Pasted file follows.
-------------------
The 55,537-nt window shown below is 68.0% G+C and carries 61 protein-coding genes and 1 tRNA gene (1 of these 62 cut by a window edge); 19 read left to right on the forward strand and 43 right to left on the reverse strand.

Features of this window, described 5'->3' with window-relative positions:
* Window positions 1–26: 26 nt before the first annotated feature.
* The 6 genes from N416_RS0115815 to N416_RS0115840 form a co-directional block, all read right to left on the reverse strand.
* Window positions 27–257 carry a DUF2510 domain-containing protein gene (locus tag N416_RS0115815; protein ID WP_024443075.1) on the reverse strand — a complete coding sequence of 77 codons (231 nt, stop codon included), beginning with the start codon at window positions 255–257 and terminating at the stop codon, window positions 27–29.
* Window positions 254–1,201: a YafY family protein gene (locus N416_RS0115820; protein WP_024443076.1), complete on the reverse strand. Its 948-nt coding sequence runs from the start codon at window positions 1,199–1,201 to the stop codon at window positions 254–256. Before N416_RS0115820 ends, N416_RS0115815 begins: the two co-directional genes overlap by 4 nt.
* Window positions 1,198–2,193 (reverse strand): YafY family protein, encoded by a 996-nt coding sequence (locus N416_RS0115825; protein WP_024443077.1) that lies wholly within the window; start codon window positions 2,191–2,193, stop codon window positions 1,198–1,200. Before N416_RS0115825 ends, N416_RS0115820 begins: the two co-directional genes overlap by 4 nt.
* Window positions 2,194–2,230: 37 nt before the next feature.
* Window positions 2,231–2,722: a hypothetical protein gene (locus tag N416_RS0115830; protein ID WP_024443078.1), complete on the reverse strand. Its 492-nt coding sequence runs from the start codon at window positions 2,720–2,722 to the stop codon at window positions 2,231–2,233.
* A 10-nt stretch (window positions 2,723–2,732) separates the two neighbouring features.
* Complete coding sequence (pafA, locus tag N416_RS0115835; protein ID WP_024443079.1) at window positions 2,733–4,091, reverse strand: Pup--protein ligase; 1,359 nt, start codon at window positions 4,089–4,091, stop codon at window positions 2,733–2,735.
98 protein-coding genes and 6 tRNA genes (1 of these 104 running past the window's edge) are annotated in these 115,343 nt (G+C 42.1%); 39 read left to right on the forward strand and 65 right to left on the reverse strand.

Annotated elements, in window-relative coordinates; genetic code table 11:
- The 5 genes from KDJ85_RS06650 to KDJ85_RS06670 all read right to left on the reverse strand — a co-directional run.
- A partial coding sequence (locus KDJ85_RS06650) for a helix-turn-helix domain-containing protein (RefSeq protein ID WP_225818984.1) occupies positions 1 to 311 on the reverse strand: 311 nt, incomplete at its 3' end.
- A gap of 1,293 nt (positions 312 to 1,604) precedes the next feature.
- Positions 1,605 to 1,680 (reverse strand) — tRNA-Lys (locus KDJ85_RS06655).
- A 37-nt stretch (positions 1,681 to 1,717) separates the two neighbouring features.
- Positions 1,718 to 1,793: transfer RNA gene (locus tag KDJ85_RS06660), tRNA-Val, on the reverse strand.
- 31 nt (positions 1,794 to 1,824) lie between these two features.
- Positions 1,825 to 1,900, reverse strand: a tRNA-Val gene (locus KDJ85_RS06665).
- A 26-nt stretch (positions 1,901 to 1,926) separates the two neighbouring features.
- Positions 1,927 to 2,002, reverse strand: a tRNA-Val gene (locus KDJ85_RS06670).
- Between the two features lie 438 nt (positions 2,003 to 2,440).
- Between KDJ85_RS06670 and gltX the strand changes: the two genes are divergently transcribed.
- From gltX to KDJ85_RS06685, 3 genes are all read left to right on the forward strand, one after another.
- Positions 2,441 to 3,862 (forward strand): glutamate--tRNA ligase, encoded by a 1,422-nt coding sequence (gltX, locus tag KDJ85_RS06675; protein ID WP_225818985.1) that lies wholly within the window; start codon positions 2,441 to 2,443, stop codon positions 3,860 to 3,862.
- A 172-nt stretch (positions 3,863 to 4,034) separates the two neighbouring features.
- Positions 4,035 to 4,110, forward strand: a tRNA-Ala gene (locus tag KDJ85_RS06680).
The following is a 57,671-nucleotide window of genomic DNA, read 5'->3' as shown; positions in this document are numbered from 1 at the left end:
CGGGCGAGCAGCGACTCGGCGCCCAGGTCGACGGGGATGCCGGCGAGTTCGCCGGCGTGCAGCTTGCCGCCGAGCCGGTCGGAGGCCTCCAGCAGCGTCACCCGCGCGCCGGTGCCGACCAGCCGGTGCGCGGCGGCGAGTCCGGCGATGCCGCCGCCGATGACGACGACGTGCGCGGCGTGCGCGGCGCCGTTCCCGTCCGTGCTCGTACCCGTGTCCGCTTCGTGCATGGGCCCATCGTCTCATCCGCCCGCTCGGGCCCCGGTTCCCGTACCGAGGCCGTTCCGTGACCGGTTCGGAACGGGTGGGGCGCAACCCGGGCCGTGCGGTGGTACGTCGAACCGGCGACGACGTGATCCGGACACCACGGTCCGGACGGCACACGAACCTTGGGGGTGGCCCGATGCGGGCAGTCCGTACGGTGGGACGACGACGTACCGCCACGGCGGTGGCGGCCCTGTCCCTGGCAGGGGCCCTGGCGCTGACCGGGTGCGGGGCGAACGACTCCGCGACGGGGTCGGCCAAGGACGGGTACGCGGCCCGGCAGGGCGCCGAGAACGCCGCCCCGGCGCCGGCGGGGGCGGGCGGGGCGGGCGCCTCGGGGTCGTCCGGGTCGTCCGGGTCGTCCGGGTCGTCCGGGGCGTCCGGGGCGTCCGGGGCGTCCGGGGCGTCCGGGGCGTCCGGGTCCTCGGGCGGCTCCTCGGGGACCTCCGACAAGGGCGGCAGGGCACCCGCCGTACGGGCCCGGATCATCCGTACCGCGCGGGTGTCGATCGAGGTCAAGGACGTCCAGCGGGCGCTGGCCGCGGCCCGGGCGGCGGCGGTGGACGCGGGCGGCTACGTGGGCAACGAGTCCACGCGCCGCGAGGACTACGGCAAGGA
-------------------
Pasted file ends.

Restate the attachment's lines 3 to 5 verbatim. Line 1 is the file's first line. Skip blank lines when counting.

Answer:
* Window positions 1–26: 26 nt before the first annotated feature.
* The 6 genes from N416_RS0115815 to N416_RS0115840 form a co-directional block, all read right to left on the reverse strand.
* Window positions 27–257 carry a DUF2510 domain-containing protein gene (locus tag N416_RS0115815; protein ID WP_024443075.1) on the reverse strand — a complete coding sequence of 77 codons (231 nt, stop codon included), beginning with the start codon at window positions 255–257 and terminating at the stop codon, window positions 27–29.